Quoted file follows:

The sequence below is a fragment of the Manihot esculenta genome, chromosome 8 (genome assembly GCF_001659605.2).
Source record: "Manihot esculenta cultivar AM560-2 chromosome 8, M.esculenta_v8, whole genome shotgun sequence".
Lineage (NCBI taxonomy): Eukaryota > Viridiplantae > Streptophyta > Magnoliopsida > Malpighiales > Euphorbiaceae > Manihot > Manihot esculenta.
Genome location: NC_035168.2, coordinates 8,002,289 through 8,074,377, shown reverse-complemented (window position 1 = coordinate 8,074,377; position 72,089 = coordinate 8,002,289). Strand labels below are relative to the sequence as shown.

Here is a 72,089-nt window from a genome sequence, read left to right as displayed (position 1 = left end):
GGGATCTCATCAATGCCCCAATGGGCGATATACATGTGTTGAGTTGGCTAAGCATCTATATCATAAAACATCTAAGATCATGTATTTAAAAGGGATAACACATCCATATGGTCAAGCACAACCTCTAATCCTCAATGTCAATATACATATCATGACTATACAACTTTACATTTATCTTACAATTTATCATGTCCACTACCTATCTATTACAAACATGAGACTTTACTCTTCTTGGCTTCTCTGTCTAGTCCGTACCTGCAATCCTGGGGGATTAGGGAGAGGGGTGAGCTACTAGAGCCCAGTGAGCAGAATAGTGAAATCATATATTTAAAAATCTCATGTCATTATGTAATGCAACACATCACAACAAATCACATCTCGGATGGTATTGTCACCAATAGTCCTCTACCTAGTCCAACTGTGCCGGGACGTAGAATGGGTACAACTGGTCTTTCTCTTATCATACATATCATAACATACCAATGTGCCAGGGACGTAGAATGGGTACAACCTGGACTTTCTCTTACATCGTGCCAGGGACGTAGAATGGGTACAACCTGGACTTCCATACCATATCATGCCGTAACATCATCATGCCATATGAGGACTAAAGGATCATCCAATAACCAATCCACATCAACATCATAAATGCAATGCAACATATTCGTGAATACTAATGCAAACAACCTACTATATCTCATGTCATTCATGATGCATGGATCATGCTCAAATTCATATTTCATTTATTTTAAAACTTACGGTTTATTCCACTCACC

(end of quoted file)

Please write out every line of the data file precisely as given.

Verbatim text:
The sequence below is a fragment of the Manihot esculenta genome, chromosome 8 (genome assembly GCF_001659605.2).
Source record: "Manihot esculenta cultivar AM560-2 chromosome 8, M.esculenta_v8, whole genome shotgun sequence".
Lineage (NCBI taxonomy): Eukaryota > Viridiplantae > Streptophyta > Magnoliopsida > Malpighiales > Euphorbiaceae > Manihot > Manihot esculenta.
Genome location: NC_035168.2, coordinates 8,002,289 through 8,074,377, shown reverse-complemented (window position 1 = coordinate 8,074,377; position 72,089 = coordinate 8,002,289). Strand labels below are relative to the sequence as shown.

Here is a 72,089-nt window from a genome sequence, read left to right as displayed (position 1 = left end):
GGGATCTCATCAATGCCCCAATGGGCGATATACATGTGTTGAGTTGGCTAAGCATCTATATCATAAAACATCTAAGATCATGTATTTAAAAGGGATAACACATCCATATGGTCAAGCACAACCTCTAATCCTCAATGTCAATATACATATCATGACTATACAACTTTACATTTATCTTACAATTTATCATGTCCACTACCTATCTATTACAAACATGAGACTTTACTCTTCTTGGCTTCTCTGTCTAGTCCGTACCTGCAATCCTGGGGGATTAGGGAGAGGGGTGAGCTACTAGAGCCCAGTGAGCAGAATAGTGAAATCATATATTTAAAAATCTCATGTCATTATGTAATGCAACACATCACAACAAATCACATCTCGGATGGTATTGTCACCAATAGTCCTCTACCTAGTCCAACTGTGCCGGGACGTAGAATGGGTACAACTGGTCTTTCTCTTATCATACATATCATAACATACCAATGTGCCAGGGACGTAGAATGGGTACAACCTGGACTTTCTCTTACATCGTGCCAGGGACGTAGAATGGGTACAACCTGGACTTCCATACCATATCATGCCGTAACATCATCATGCCATATGAGGACTAAAGGATCATCCAATAACCAATCCACATCAACATCATAAATGCAATGCAACATATTCGTGAATACTAATGCAAACAACCTACTATATCTCATGTCATTCATGATGCATGGATCATGCTCAAATTCATATTTCATTTATTTTAAAACTTACGGTTTATTCCACTCACC